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FSA’s Michael Leu, a former Apollo engineer and now a long-term-care ombudsman, meets with Mary Modjeski at Mission Terrace Convalescent Hospital, where she is recuperating from a fall.

Paul Wellman

FSA’s Michael Leu, a former Apollo engineer and now a long-term-care ombudsman, meets with Mary Modjeski at Mission Terrace Convalescent Hospital, where she is recuperating from a fall.


Volunteer Opportunities with Family Service Agency

How to Become an Ombuds for Senior Living Facilities


In search of dedicated long-term volunteers, the Family Service Agency — a nonprofit organization that manages a countywide Long-Term Care Ombudsman service for seniors living in residential homes — recently partnered with The Village of Santa Barbara to launch a “Volunteer 4Seniors” advertisement campaign.

“We have to check in on every residential facility in the county, so we need a lot of volunteers for that,” said the agency’s Marianne McCarthy. Ombuds are responsible for investigating complaints of retired residents and making sure there are no issues of elder abuse, and resolving the issues if there are any. The ideal ombuds volunteer is someone who is retired “because they do have more time and flexibility,” said McCarthy.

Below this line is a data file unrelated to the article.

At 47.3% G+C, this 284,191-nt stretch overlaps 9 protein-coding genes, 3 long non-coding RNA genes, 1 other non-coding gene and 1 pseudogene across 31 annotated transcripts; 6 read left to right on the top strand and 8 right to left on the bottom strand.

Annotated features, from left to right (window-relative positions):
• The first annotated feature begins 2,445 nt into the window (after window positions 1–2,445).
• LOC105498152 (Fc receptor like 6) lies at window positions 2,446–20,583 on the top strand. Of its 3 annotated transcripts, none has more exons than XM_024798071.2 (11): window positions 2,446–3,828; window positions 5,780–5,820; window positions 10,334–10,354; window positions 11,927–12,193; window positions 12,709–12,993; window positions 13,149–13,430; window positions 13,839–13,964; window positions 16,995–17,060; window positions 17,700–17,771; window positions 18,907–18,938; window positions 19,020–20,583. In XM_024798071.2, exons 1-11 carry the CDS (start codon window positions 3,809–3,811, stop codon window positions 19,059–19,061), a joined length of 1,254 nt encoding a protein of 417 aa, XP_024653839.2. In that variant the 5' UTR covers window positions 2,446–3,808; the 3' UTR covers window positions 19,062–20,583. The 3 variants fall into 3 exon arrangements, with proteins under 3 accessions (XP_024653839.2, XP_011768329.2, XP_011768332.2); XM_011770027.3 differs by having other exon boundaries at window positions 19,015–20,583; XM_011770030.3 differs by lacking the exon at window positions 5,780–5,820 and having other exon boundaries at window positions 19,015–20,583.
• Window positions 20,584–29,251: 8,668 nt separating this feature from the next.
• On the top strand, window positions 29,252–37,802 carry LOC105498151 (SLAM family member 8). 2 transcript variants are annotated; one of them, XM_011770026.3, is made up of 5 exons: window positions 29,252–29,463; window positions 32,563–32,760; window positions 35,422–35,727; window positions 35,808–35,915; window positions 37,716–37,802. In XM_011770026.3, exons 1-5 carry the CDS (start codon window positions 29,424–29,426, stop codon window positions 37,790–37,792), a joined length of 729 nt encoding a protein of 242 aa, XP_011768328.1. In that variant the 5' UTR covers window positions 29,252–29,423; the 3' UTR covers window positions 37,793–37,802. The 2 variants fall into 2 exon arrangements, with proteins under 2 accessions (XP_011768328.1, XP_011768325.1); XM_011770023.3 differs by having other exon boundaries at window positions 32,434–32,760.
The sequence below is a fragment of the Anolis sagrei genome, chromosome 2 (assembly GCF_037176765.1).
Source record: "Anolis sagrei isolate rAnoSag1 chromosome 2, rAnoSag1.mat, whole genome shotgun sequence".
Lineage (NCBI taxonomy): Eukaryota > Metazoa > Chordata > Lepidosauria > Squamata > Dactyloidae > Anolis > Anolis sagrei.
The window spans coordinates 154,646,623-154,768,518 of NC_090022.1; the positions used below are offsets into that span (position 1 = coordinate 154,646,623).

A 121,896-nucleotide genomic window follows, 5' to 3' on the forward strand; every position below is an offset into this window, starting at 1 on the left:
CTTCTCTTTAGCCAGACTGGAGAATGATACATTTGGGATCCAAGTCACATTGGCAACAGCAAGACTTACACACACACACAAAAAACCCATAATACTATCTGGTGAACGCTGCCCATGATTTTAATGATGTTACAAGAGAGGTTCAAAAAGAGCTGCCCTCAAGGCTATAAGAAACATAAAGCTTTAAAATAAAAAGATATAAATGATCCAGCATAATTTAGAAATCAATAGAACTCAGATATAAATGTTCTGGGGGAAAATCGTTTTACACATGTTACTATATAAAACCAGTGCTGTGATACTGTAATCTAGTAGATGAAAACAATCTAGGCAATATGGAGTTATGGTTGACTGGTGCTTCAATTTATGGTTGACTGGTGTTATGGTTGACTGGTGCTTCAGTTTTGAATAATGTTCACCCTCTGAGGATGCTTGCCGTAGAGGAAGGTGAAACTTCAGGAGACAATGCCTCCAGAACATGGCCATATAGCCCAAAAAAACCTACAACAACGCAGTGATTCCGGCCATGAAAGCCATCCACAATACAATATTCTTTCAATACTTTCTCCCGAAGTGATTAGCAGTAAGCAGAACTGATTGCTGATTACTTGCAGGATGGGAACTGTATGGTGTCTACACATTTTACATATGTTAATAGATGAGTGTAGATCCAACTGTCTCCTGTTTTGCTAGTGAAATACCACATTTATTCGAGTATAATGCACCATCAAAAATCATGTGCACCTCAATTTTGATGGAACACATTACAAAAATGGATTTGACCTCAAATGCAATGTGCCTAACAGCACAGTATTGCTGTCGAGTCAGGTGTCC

“I can’t say enough for the differences that it makes for people who are in facilities and don’t have family nearby or anyone to check on them to make sure the staff is meeting their needs,” she said. “We call it ‘the elite volunteer experience’ because it requires a lot of passion and the ability to listen and solve conflicts.”

Ombuds volunteer Michael Leu is the perfect example of that. He started his career as an aerospace engineer on the Apollo program, and then volunteered as a deputy sheriff, and somewhere along the line went to law school and started his own practice. “When I stopped working for money, I had the time to refocus my energy,” said Leu. “This has been a really great application of my skill set, and I’m really pleased with the way it’s challenged me.” He’s been a volunteer ombuds for more than six years.

The seniors that Leu serves are usually struggling with “losing their independence, living next to strangers, and also depending on strangers for their care.” He said that the most rewarding part of the job is “the satisfaction of being able to relieve anxieties and protect people from harm.”

Leu recommends volunteering as an ombuds for “anybody who has empathy for seniors and the disabled, has a little spare time, can listen and communicate effectively, and wants to be a problem solver.”

See ombudsmansb.com.

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